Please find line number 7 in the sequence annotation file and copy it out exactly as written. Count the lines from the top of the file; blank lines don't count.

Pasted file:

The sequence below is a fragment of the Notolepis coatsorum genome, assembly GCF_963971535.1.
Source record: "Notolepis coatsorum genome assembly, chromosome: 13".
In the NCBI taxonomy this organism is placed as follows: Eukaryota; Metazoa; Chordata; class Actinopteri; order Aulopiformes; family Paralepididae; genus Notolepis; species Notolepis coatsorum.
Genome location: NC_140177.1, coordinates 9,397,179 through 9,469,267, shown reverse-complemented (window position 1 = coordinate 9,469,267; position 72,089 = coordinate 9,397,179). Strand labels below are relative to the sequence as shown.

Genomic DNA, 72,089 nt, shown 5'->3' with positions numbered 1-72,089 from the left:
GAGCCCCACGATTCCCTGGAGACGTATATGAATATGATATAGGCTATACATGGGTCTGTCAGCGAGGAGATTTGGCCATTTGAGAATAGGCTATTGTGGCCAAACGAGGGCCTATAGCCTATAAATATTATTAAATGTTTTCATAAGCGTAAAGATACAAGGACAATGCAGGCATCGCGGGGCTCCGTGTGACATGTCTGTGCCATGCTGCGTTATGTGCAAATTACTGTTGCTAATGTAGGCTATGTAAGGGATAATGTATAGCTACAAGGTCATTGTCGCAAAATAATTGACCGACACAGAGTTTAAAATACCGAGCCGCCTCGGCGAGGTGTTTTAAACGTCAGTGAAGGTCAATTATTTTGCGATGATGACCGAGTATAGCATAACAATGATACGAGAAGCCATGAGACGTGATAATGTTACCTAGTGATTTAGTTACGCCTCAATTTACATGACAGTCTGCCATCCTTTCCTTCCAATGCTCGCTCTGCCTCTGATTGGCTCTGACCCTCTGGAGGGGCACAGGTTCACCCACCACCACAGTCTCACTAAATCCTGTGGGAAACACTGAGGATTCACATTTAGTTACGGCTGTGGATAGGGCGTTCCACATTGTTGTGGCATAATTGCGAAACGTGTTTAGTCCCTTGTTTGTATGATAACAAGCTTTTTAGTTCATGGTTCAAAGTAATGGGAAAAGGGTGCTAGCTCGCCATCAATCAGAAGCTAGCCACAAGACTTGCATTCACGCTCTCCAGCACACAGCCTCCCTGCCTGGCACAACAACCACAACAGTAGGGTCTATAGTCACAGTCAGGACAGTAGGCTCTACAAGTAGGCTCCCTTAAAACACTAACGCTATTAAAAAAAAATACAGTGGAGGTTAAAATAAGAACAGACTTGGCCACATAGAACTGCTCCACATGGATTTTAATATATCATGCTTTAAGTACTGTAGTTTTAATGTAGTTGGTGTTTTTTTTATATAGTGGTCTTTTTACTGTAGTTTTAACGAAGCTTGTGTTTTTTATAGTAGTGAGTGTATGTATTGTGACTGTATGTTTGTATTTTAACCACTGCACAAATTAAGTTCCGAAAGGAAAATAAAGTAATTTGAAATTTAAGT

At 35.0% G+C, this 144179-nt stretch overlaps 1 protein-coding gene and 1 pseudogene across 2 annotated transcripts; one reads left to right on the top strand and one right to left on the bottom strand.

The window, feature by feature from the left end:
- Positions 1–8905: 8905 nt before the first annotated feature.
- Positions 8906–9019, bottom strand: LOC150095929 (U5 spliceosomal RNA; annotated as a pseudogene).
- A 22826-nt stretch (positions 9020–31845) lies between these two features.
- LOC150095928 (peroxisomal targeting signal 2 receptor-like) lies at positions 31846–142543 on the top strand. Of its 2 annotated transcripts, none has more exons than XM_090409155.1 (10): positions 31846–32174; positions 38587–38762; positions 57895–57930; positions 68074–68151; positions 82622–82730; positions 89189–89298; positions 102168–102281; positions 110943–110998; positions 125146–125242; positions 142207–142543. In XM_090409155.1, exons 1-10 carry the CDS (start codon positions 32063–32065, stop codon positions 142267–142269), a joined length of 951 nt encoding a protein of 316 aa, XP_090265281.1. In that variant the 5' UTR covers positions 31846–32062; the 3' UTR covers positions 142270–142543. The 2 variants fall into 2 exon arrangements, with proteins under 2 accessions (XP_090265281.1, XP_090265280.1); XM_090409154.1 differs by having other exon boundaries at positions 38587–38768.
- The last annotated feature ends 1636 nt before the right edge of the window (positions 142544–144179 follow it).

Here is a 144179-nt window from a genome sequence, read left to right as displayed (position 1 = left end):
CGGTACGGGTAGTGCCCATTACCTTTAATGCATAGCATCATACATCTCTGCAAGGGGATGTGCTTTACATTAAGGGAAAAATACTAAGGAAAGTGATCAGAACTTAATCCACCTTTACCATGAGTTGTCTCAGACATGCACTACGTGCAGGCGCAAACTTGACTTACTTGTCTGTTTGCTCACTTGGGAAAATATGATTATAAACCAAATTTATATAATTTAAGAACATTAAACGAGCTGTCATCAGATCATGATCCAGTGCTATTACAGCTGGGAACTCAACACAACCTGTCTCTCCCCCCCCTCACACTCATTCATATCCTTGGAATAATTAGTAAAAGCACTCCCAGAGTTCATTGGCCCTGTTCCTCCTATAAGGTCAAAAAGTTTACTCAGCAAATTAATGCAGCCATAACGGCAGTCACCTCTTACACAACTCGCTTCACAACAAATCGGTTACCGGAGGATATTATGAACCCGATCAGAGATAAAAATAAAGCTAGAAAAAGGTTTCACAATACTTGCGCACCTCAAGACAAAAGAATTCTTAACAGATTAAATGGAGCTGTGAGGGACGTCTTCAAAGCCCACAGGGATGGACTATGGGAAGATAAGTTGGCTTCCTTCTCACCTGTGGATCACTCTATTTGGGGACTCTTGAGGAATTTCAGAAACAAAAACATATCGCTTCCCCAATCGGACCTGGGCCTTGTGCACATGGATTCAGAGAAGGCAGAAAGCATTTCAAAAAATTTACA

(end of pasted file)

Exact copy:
At 35.0% G+C, this 144179-nt stretch overlaps 1 protein-coding gene and 1 pseudogene across 2 annotated transcripts; one reads left to right on the top strand and one right to left on the bottom strand.